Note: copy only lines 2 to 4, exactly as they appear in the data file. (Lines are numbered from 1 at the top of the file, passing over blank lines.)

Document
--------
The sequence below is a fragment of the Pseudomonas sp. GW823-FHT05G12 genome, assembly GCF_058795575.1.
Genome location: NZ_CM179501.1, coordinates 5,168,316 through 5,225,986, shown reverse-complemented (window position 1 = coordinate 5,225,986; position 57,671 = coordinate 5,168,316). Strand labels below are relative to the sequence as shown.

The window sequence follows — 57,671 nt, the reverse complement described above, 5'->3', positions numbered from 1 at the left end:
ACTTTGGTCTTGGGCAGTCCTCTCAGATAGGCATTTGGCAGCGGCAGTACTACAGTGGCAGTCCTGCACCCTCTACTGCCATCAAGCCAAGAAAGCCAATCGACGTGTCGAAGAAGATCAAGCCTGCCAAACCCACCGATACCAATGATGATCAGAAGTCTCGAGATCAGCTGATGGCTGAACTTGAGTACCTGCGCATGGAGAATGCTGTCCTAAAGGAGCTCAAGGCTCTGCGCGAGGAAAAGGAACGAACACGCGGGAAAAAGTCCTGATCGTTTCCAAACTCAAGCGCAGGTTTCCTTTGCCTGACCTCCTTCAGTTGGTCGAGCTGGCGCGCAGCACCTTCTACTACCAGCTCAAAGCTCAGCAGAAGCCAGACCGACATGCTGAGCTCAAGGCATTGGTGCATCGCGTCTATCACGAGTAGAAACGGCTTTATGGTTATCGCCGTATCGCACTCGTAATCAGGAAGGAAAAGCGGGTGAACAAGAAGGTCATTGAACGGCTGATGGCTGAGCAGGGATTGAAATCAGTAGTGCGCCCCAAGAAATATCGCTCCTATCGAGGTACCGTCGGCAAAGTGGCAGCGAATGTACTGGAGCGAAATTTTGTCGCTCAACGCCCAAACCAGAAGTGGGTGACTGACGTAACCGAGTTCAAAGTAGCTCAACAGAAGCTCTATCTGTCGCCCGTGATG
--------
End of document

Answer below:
Genome location: NZ_CM179501.1, coordinates 5,168,316 through 5,225,986, shown reverse-complemented (window position 1 = coordinate 5,225,986; position 57,671 = coordinate 5,168,316). Strand labels below are relative to the sequence as shown.

The window sequence follows — 57,671 nt, the reverse complement described above, 5'->3', positions numbered from 1 at the left end:
ACTTTGGTCTTGGGCAGTCCTCTCAGATAGGCATTTGGCAGCGGCAGTACTACAGTGGCAGTCCTGCACCCTCTACTGCCATCAAGCCAAGAAAGCCAATCGACGTGTCGAAGAAGATCAAGCCTGCCAAACCCACCGATACCAATGATGATCAGAAGTCTCGAGATCAGCTGATGGCTGAACTTGAGTACCTGCGCATGGAGAATGCTGTCCTAAAGGAGCTCAAGGCTCTGCGCGAGGAAAAGGAACGAACACGCGGGAAAAAGTCCTGATCGTTTCCAAACTCAAGCGCAGGTTTCCTTTGCCTGACCTCCTTCAGTTGGTCGAGCTGGCGCGCAGCACCTTCTACTACCAGCTCAAAGCTCAGCAGAAGCCAGACCGACATGCTGAGCTCAAGGCATTGGTGCATCGCGTCTATCACGAGTAGAAACGGCTTTATGGTTATCGCCGTATCGCACTCGTAATCAGGAAGGAAAAGCGGGTGAACAAGAAGGTCATTGAACGGCTGATGGCTGAGCAGGGATTGAAATCAGTAGTGCGCCCCAAGAAATATCGCTCCTATCGAGGTACCGTCGGCAAAGTGGCAGCGAATGTACTGGAGCGAAATTTTGTCGCTCAACGCCCAAACCAGAAGTGGGTGACTGACGTAACCGAGTTCAAAGTAGCTCAACAGAAGCTCTATCTGTCGCCCGTGATG